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This is How Daesh Militants Manage to 'Secretly' Crawl Up to Palmyra

© REUTERS / Omar SanadikiA Syrian national flag flutters as the ruins of the historic city of Palmyra are seen in the background, in Homs Governorate, Syria April 1, 2016.
A Syrian national flag flutters as the ruins of the historic city of Palmyra are seen in the background, in Homs Governorate, Syria April 1, 2016. - Sputnik International
Daesh terrorists have managed to enter the ancient Syrian city of Palmyra because they used so-called "cloud tactic" to secretly move in small groups, said Alexander Perendzhiev, a political and military analyst and lecturer at the Plekhanov Russia University of Economics.

This file photo taken on March 27, 2016 shows a view of the remains of Arch of Triumph, also called the Monumental Arch of Palmyra, that was destroyed by Islamic State (IS) group jihadists in October 2015 in the ancient Syrian city of Palmyra - Sputnik International
Syrian Army Sending Reinforcements to Military Airfield Near Palmyra - Reports
Earlier, a source told RIA Novosti that Palmyra residents were evacuated and the Syrian Army was engaged in fierce clashes with Daesh militants at the outskirts of the city.

According to the Russia reconciliation center in Syria, over 4,000 militants have been engaged in an attempt to take control over Palmyra.

"Syrian terrorists use a very sophisticated tactic of moving in small groups, so-called 'cloud tactic.' Disguised as Bedouins, locals or even personnel of the Syrian Army, they arrive from different directions and concentrate in one unremarkable location. As a result, a powerful militant force suddenly forms in one place," Perendzhiev told RIA Novosti.

He added that because of their covert movements terrorists have managed to take advantage of the surprise effect at the approach to Palmyra. At the same time, the Syrian Army did not have time and capabilities to protect the city and Syrian forces were forced to protect themselves.

"This is not the first time the terrorists have applied this tactic, but we still don’t have countermeasures. The Academy of the Russian General Staff has not yet worked out clear and effective ways to counter this tactic. Lots of analytical work is to be done on the issue," the expert pointed out.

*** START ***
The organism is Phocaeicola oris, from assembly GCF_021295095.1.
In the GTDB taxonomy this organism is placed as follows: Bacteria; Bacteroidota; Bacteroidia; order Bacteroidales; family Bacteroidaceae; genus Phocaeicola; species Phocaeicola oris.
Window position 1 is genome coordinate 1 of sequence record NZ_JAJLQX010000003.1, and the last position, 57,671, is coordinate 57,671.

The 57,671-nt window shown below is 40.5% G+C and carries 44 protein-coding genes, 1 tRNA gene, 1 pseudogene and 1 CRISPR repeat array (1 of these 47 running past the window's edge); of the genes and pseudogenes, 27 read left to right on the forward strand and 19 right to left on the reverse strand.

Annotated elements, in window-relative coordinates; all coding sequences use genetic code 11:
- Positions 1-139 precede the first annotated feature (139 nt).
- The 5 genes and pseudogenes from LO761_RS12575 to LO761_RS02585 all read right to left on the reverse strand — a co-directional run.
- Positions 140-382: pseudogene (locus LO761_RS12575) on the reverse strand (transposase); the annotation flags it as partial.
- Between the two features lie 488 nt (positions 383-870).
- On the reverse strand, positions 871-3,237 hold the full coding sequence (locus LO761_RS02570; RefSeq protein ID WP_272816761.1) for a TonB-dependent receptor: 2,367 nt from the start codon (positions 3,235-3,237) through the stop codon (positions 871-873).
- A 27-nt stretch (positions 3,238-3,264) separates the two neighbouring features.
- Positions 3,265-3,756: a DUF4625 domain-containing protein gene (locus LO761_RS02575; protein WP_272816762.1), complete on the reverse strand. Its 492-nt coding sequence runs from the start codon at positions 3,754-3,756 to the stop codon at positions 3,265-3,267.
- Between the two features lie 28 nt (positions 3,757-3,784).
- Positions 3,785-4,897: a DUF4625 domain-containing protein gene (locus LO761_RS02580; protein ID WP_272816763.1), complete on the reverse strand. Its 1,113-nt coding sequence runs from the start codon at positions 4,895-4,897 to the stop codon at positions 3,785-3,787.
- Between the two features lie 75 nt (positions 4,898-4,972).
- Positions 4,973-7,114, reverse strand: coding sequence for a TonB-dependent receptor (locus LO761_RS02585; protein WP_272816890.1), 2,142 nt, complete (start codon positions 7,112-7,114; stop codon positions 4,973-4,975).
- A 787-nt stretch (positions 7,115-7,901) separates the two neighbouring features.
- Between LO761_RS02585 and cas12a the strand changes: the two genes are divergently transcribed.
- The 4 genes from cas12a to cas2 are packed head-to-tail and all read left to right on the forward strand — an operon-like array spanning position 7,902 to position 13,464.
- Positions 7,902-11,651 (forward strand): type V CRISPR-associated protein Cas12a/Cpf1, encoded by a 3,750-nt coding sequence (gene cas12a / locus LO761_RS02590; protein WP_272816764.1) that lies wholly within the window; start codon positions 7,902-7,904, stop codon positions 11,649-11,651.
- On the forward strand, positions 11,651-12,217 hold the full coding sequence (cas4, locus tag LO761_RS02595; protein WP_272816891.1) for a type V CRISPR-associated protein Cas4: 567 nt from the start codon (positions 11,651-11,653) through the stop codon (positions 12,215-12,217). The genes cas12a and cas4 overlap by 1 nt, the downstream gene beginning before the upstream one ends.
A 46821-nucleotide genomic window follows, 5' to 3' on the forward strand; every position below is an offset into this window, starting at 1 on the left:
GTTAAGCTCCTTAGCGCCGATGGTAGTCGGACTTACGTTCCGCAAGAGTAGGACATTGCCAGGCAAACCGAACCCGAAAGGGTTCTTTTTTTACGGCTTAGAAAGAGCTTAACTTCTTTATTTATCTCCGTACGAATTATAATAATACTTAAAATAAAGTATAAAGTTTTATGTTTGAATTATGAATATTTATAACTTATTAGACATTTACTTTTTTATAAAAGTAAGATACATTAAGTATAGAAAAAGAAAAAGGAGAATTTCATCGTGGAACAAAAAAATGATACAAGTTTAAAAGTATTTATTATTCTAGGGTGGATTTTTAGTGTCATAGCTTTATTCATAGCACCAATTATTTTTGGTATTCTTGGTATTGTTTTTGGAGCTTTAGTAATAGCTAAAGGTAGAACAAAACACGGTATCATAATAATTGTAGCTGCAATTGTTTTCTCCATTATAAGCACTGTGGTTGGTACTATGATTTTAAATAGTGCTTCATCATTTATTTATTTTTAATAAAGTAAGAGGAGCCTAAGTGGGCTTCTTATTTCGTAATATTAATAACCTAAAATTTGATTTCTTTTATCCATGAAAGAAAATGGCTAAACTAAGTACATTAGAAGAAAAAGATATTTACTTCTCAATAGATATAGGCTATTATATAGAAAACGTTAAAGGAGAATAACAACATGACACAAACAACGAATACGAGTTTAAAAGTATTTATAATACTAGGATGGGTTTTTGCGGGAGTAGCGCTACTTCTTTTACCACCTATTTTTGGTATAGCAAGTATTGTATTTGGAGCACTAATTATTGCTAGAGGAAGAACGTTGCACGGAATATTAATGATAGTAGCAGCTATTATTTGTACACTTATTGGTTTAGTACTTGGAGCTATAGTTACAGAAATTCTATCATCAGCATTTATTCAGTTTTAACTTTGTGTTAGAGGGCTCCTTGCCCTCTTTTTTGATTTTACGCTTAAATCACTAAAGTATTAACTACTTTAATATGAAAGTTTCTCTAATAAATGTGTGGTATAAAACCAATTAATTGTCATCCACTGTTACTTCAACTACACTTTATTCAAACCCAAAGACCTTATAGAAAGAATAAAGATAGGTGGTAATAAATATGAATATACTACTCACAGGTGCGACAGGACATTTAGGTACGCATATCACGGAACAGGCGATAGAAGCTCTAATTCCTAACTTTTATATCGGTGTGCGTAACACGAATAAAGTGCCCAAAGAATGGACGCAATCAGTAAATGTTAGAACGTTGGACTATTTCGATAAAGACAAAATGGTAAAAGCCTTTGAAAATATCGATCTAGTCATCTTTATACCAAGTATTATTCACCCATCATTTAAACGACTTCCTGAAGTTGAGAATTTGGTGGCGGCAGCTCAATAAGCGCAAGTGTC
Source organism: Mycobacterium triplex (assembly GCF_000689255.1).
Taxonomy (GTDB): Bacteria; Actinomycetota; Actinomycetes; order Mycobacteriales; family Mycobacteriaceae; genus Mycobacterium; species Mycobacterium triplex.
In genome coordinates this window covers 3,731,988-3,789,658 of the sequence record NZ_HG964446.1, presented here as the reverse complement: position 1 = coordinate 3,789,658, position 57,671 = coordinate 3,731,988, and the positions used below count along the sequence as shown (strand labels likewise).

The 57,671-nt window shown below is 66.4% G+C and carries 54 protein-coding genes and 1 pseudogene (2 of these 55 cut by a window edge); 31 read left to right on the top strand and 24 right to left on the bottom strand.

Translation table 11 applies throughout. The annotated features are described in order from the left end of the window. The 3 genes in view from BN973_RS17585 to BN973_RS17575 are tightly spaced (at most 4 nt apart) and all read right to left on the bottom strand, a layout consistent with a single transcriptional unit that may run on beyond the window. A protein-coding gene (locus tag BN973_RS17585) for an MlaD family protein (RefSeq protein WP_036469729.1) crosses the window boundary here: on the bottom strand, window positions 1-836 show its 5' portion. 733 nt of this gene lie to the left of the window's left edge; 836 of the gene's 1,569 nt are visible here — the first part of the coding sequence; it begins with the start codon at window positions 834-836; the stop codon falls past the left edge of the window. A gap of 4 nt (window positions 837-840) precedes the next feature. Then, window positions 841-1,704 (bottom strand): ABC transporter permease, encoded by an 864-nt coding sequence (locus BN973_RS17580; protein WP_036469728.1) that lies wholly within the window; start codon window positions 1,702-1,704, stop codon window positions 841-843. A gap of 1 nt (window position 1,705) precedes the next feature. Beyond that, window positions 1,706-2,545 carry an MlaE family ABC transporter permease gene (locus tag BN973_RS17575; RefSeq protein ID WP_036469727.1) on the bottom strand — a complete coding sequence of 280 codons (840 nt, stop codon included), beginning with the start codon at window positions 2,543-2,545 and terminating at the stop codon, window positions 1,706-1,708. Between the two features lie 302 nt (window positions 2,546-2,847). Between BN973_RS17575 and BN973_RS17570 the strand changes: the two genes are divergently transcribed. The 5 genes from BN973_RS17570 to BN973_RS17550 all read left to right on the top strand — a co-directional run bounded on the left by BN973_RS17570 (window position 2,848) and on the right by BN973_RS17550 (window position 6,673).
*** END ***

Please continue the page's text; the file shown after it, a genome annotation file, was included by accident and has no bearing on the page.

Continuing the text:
This image posted online on Dec. 10, 2016, by Daesh supporters on an anonymous photo sharing website, purports to show a gun-mounted vehicle operated by Daesh firing at Syrian troops, north of Palmyra - Sputnik International
Daesh Attacked Palmyra in Response to Syrian Army Advance in Aleppo - Assad
At the same time, Perendzhiev underscored that despite the lack of information about terrorists’ movements, the Syrian Army should have been prepared for a counter-offensive in Palmyra. The reason is the vicinity of oil derricks along the road to Raqqa and the terrorists plan to keep control over them.

"The next move by the terrorists may be to take control over those oilfields. Crude from there is transported to Arab countries, including Saudi Arabia and the United Arab Emirates. The terrorists and their sponsors do not want to return those oilfields. This is why an offensive was started. Moreover, terrorists received reinforcements, arms supplies and medical assistance," the expert said.

The Russian reconciliation center reported that militants redeployed forces to Palmyra from Raqqa where last week a United States-led international coalition suspended an offensive against Daesh. In addition, Daesh reinforcements and armored vehicles arrived to the area of Palmyra from Deir ez-Zor.


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